Financial Advisor Practices that Embrace Technology Surge in Productivity and Efficiency

April 25, 2024 — Boston

Advisors considered heavy users of technology tend to outperform other advisory practices

Advisor practices that are more extensively incorporating the use of technology within their practice are growing at faster rates than practices that are not, according to The Cerulli Report—State of U.S. Wealth Management Technology 2024.

Cerulli’s research finds advisors considered heavy users of technology tend to outperform other practices in terms of new client growth rates and assets under management (AUM) growth rates. Nearly 30% of heavy technology users are identified as being higher-growth practices over the most recent three-year period, compared to just 9% of light users.

Enhanced efficiency and productivity are undeniable outcomes of technology usage. Cerulli data finds heavy technology users average materially better performance than light users across practice productivity metrics. These improved metrics include higher numbers of clients served per staff member across the practice—the number of clients per producing advisor, the number of clients served per professional staff, and the number of clients per senior advisor.

The tools advisors attribute most to improving operational efficiency include e-signature (65%), CRM (44%), and video conferencing (29%). These technologies also happen to be among the most frequently utilized within advisor practices, ranking first, second, and fourth most widely utilized technologies among advisors, respectively.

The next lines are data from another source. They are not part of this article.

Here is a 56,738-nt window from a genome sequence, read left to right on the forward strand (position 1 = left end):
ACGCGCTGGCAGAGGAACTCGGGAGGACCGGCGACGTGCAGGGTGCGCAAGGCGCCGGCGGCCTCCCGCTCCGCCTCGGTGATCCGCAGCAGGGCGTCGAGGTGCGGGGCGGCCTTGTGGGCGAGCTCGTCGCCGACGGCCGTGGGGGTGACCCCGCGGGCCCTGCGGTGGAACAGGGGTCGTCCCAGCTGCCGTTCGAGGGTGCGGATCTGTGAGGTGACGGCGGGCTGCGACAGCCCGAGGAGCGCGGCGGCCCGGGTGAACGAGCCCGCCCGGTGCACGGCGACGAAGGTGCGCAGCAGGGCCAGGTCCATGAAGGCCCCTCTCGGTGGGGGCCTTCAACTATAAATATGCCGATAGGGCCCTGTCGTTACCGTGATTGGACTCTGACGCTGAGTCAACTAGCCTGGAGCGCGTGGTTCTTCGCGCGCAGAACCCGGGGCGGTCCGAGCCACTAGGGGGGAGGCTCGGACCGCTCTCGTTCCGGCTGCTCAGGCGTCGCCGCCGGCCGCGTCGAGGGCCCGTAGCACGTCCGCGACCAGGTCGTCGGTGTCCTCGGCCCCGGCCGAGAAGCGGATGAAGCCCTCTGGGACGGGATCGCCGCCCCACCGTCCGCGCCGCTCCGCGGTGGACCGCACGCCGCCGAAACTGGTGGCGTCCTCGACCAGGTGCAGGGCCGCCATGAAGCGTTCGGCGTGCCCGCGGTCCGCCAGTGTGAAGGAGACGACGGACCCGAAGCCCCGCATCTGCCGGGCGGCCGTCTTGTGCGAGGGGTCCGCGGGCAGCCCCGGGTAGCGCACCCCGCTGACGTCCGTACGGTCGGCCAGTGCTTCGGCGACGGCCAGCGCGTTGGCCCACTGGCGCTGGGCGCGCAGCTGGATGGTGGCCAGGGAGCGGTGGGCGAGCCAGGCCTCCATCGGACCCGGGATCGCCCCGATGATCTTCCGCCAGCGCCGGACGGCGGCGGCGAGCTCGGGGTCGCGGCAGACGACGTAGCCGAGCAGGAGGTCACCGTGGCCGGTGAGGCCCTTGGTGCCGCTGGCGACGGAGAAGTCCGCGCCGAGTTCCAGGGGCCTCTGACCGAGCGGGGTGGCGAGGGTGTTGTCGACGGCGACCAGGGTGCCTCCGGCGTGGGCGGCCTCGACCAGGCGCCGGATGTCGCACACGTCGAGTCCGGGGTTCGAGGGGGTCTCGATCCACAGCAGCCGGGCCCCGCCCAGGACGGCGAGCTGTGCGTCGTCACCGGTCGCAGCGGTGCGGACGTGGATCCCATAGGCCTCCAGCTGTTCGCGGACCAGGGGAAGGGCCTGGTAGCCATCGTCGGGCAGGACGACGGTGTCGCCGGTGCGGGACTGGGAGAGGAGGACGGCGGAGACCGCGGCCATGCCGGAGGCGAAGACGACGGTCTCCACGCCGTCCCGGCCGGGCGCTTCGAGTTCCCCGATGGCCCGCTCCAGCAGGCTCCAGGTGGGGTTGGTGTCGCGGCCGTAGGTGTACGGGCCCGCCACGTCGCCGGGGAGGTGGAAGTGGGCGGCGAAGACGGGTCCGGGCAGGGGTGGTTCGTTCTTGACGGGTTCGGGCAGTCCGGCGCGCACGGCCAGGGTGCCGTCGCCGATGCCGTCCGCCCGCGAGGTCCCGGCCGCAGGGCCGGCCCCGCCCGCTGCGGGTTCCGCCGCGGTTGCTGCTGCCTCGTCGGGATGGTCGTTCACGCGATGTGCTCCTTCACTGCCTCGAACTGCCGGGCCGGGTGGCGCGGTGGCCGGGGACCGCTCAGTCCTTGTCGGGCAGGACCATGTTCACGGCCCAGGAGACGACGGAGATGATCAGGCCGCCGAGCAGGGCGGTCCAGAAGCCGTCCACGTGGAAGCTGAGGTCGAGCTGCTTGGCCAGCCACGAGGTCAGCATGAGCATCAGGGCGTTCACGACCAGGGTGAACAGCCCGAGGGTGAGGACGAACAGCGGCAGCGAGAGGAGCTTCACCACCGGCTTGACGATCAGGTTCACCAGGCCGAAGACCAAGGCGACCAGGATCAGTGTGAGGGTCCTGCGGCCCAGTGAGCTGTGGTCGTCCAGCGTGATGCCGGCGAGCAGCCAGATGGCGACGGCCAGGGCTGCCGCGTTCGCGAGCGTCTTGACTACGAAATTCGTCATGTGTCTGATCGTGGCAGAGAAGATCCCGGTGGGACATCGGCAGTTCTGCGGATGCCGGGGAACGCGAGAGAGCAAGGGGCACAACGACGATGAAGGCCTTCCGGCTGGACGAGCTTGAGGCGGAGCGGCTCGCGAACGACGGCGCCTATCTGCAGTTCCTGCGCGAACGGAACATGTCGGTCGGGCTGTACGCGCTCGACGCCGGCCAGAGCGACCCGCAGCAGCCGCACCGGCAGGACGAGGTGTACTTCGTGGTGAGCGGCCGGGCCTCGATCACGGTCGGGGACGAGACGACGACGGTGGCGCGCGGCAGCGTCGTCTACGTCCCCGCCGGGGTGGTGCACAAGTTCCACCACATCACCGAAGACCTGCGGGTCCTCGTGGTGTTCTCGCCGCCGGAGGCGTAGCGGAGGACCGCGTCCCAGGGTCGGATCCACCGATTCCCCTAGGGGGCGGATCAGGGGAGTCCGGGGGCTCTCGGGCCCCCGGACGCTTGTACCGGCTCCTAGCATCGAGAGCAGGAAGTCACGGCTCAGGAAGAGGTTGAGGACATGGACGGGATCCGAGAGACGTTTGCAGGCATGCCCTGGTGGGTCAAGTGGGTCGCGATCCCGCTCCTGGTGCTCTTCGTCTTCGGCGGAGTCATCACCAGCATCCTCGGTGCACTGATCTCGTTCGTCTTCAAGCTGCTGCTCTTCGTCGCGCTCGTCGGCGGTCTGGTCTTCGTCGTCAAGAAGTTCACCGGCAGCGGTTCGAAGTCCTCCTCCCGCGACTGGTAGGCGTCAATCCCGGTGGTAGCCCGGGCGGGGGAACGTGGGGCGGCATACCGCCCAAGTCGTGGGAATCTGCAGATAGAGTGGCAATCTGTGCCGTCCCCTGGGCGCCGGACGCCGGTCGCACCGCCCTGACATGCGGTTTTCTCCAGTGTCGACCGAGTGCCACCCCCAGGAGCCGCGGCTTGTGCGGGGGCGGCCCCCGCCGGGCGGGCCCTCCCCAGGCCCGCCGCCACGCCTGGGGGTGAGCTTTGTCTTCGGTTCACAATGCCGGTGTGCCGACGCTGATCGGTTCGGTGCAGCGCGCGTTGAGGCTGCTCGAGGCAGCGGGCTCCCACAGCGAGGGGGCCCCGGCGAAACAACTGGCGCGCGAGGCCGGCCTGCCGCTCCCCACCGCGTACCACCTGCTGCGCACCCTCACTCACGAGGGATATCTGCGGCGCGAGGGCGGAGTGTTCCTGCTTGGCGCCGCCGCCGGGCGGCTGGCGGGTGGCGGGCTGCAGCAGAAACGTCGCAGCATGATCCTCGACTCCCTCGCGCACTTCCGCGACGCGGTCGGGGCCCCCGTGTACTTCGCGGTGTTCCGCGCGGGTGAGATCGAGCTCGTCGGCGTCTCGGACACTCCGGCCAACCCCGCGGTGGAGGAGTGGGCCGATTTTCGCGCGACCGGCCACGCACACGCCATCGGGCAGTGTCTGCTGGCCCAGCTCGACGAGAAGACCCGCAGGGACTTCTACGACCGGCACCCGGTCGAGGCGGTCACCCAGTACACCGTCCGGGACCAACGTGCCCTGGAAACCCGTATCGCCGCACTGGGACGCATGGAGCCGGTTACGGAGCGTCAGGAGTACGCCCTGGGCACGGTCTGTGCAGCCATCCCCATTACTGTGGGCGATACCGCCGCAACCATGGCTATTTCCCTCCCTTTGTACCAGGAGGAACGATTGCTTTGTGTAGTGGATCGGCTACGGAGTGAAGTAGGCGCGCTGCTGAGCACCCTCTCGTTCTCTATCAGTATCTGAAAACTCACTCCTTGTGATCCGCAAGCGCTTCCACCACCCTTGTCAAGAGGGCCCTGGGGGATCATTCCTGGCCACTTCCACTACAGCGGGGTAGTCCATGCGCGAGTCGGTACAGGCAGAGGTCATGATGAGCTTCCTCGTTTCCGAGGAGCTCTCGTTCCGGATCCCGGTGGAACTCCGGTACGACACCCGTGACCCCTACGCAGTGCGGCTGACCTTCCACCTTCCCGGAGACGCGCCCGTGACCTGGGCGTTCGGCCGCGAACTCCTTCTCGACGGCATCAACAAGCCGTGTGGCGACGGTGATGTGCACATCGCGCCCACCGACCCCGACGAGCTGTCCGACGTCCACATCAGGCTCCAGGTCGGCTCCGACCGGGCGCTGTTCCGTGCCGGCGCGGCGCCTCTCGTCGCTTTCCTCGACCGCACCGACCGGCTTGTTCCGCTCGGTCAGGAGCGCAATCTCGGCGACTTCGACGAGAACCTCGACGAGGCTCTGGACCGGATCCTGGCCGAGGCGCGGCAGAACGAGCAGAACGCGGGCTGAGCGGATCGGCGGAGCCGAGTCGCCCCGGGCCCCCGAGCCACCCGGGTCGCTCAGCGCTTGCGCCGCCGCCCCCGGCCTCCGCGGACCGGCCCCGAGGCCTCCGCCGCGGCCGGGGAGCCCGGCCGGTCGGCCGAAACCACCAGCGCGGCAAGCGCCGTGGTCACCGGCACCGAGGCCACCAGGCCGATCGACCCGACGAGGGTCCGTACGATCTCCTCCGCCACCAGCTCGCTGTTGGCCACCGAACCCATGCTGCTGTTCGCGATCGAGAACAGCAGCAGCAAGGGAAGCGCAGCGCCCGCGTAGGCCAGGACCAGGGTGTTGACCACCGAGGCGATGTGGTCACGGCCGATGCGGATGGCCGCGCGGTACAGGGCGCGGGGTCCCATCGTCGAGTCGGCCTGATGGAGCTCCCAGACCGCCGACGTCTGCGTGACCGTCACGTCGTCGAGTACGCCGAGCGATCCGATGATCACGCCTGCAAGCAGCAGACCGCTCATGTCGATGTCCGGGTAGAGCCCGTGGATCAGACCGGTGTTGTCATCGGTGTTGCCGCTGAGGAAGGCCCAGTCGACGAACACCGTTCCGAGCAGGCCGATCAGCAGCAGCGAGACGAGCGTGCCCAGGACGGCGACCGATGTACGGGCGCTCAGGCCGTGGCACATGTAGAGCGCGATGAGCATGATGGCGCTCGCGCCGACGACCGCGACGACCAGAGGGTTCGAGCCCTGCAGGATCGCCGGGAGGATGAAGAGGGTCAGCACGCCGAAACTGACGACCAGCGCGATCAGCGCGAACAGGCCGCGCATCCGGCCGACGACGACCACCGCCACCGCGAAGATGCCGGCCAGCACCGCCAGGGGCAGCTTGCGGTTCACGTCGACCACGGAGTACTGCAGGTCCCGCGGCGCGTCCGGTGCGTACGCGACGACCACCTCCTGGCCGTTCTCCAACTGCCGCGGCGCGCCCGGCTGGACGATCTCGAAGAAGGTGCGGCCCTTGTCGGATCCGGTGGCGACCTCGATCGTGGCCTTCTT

“When used effectively, technology is a valuable growth driver,” says Michael Rose, director. “However, more tech is not necessarily better for practices. Simply incorporating more technology within an advisor’s practice can have the opposite desired effect.” According to Cerulli, the challenges to the effective use of technology that advisors most frequently identify are compliance restrictions that limit functionality or impose other limitations on advisors’ ability to use the technology (73%), followed by a lack of integration between tools/applications (71%) and insufficient time to learn and implement (70%).

“Advisor practices should use a technology strategy that closely aligns with the types of clients that they serve, the specific services they offer, and how they offer them,” says Rose. “Understanding how to utilize the tools available to advisors in a way that is going to have the greatest positive impact on their practice is critical. Educating advisors on best practices and enabling them to collaborate and learn from their peers is likely to have as much, if not more of, an effect than rolling out the next generation of an existing set of tools and technologies.”

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